Well, in my estimation, a boko haram feminist is one who has decided that equality between the sexes is a do-or-die affair for him or her and will not stop until it comes to pass. S(h)e has decided that the life s(h)e is living and the challenges s(h)e is facing are not challenges s(h)e wants their child to face. A decision was made, a line was drawn in the sand, and the resolve was set and the armour was strapped on.

No more…. there has to be a change….. we have to find a way to make the change.

And its through the work of the extreme feminists behind us that so many reforms have taken place and more and more women are breaking through the glass ceiling.

It’s time for all of us to leave no body behind – whether she’s a science and maths genius or a 16-year-old thrust into fame via social media.

There’s room enough for all of us to grow, blossom and shine.

Leave no one behind.

Finding God In Strange Places

#4. Where is God when my heart is breaking?

Today has been a mixed up day for me; a real basket full of irony. During mass today, we had a very boisterous priest whose sermon was centered around why God allows evil to flourish. And his position was – God allows evil to exist because He wants us to know that this world is not a bed of roses; that we need to be shrewd and on guard, and that ultimately on the judgement day He will redeem His children.

Great sermon albeit a bit confusing.


And then the bag of someone very close to me got stolen right outside the church building. It wouldn’t have hurt so much if it was just her purse; but the bag contained money, two phones and three lacoste shirts she was going to deliver to customers.

Oh, the irony; the painful, bittersweet irony.

Both of us were in shock so my mother raged on our behalf. And boy, was Mama impressive.  But it didn’t change the fact that the bag was nicked and it wasn’t ever coming back.

So, God, tell me again why You let evil exist?


It’s almost 5pm now and I’m still confused; but I refuse to let it get me down. I have to confess, the hours before mass started I was anxious , upset and antsy. I’ve spent the past eight weeks swinging between anger at a friend who betrayed me and repeating to myself “I forgive you, I forgive you… I forgive you although you abandoned me when I needed you the most.” It’s not been an easy ride, this forgiveness thing, and the stress of it almost gave me an ulcer. I was not in a cheery or forgiving mood but I was trying to focus on God and not on my pain (see? I did learn something from ‘The Shack’ ) but it was tough. My soul needed uplifting.

And the sermon did my soul some good. But then my heart was broken by the theft of my friend’s bag.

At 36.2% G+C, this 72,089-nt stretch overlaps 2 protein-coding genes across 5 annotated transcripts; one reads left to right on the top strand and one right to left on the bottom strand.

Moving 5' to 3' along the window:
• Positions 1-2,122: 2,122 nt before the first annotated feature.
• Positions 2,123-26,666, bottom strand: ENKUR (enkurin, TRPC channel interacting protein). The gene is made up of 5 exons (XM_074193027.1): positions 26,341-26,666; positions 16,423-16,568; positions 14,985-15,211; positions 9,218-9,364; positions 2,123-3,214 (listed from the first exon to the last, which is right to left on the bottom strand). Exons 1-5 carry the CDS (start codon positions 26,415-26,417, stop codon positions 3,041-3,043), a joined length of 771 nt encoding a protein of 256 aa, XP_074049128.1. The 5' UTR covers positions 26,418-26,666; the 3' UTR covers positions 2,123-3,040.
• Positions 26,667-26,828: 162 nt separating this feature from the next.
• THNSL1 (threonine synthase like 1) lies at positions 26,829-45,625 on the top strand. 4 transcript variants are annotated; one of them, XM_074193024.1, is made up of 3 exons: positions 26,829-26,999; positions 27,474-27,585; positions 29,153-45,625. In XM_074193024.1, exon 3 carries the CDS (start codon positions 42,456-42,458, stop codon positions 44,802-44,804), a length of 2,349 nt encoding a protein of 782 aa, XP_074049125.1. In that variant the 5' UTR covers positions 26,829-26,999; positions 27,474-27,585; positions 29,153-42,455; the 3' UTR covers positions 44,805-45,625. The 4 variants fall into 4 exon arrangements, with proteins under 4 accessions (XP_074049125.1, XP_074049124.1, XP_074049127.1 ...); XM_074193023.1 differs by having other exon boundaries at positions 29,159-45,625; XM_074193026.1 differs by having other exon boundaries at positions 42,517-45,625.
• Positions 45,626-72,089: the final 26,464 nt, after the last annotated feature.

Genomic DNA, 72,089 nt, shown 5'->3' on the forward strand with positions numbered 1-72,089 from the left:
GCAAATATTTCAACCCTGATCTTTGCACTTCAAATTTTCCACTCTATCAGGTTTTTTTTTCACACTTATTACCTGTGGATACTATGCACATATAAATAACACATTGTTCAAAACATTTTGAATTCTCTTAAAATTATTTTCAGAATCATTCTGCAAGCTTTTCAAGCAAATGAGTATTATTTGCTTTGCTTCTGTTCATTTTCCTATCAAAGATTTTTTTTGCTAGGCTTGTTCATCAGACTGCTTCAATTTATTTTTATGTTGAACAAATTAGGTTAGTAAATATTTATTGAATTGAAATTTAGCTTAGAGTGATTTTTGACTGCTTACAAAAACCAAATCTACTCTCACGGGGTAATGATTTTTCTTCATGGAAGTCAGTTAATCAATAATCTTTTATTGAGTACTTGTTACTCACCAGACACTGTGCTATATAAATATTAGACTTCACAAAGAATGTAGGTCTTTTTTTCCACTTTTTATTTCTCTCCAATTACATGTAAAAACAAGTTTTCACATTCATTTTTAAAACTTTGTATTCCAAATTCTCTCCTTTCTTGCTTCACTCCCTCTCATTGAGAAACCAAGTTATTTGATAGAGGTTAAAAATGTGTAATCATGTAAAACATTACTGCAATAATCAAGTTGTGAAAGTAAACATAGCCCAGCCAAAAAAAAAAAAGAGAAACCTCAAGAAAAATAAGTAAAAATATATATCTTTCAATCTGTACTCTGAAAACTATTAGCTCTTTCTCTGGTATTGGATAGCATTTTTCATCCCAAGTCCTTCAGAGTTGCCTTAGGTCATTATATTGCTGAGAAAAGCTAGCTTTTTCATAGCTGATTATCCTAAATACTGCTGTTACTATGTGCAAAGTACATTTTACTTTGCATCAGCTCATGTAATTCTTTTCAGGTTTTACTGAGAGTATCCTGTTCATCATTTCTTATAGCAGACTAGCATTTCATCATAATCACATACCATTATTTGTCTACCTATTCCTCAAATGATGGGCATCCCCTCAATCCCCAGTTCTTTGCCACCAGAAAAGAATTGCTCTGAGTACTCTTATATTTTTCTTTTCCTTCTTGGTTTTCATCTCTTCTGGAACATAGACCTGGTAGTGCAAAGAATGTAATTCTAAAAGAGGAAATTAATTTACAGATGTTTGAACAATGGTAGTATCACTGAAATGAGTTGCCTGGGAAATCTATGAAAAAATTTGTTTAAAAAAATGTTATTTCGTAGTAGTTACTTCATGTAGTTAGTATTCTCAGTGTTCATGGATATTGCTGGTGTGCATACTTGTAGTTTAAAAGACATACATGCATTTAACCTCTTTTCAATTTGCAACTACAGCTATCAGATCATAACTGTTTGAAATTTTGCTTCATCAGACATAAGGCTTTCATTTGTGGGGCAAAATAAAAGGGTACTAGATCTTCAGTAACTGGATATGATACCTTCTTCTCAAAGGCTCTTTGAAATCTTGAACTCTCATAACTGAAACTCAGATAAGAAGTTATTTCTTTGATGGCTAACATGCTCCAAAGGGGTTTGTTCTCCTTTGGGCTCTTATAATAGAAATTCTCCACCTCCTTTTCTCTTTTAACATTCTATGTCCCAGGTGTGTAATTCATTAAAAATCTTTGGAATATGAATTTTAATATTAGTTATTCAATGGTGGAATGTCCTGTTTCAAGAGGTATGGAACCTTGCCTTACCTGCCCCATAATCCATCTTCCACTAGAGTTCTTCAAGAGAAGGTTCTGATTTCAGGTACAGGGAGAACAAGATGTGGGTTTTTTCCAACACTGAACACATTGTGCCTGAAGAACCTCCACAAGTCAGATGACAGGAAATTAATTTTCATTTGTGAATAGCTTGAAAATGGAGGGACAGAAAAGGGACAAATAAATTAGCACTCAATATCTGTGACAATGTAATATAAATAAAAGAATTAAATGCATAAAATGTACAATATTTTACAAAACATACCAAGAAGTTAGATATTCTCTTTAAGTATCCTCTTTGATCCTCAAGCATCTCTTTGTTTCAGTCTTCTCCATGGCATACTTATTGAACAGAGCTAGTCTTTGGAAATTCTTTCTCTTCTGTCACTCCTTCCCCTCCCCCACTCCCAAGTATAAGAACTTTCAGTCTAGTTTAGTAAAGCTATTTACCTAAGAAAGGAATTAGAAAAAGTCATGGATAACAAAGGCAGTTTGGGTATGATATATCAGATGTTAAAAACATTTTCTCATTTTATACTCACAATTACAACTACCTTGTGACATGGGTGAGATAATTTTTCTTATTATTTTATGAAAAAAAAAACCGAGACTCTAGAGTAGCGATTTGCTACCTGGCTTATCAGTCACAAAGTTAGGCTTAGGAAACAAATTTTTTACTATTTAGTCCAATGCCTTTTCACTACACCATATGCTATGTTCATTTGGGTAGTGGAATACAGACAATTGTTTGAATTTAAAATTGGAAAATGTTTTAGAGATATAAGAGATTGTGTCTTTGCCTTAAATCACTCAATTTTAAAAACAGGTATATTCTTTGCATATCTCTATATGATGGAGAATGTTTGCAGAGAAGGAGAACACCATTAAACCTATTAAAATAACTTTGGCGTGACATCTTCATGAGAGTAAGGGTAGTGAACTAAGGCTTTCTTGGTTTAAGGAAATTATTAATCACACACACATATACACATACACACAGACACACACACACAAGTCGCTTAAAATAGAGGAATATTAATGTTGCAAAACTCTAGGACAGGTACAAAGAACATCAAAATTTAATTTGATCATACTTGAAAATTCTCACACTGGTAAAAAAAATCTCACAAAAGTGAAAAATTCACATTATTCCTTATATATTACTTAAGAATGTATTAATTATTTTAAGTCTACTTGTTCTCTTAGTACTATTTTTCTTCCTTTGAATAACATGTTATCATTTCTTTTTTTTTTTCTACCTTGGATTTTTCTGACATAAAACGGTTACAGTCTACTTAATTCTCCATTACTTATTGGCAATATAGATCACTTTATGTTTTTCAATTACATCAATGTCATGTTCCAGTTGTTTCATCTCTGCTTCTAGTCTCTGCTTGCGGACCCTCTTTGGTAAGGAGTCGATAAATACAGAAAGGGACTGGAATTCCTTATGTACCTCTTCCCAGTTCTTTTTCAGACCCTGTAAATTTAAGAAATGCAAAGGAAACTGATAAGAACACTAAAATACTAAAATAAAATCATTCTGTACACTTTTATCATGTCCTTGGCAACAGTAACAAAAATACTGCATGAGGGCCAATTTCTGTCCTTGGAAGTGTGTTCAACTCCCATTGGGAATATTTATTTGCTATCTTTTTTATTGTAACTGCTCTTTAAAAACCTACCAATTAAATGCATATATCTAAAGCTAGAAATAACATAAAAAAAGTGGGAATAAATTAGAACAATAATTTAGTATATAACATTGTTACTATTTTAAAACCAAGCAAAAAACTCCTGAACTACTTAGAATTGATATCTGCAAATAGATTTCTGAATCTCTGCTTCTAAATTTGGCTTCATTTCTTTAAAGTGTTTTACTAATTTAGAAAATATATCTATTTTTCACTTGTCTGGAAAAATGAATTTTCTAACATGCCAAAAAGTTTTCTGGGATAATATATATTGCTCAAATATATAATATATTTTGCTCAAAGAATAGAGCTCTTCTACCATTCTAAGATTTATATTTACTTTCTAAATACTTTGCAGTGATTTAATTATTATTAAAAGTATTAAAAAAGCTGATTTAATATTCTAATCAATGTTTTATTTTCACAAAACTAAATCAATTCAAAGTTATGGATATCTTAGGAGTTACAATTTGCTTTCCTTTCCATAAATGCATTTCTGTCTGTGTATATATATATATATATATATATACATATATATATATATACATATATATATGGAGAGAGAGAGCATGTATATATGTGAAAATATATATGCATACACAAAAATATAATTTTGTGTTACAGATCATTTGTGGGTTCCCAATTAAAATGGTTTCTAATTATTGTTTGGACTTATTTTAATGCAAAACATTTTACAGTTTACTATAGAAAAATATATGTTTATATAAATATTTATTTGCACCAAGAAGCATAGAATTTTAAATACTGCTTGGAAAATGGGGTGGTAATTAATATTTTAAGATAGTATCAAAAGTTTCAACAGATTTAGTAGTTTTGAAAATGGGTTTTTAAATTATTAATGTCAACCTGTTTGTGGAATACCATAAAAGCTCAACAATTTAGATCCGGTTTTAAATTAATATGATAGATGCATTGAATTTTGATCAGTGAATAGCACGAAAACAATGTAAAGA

But I’ve noticed something about myself and about my close friend– neither of us have let this situation crush our spirits. We’re sad, downhearted, but not destroyed. We’re still smiling, still walking tall, still praising God through the tears.


It’s not easy; I won’t lie and say that I completely understand it. But that’s faith isn’t it? Trusting in the unseen and knowing that, in spite of it all, God is ultimately in control.


Finding God In Strange Places

#3.  “The Shack”

the shack


First of all let me just say kudos to whoever cast Octavia Spencer as God. Brilliant move……brilliant move. As a young Ghanaian woman who is a third generation baker, to see God portrayed as a black woman who loves to bake and dance in the kitchen with the Holy Spirit is something I treasure.

Hang on, let me correct myself – God is a Black woman who loves to bake and loves to be called Papa.


the shack 3

Wow, what a movie. A movie I watched back to back on the first day I got it from my friend Elorm. A movie that made me laugh, then made me cry, then made me think deeply about my faith.

In case you haven’t watched it, I won’t give too much away. But the lessons I learnt from it are:

  • God can do beautiful things with the most heartbreaking of circumstances.
  • God the Father, Son and Holy Spirit are perfectly in tune with each other and want nothing more than fellowship with us. They rule over everything but they want us have a relationship with them. None of them is interested in slaves.
  • Plus, none of them is interested in all the fuss we make over our religions and religious doctrines. As Jesus put it : “All I want is for people to know Papa.”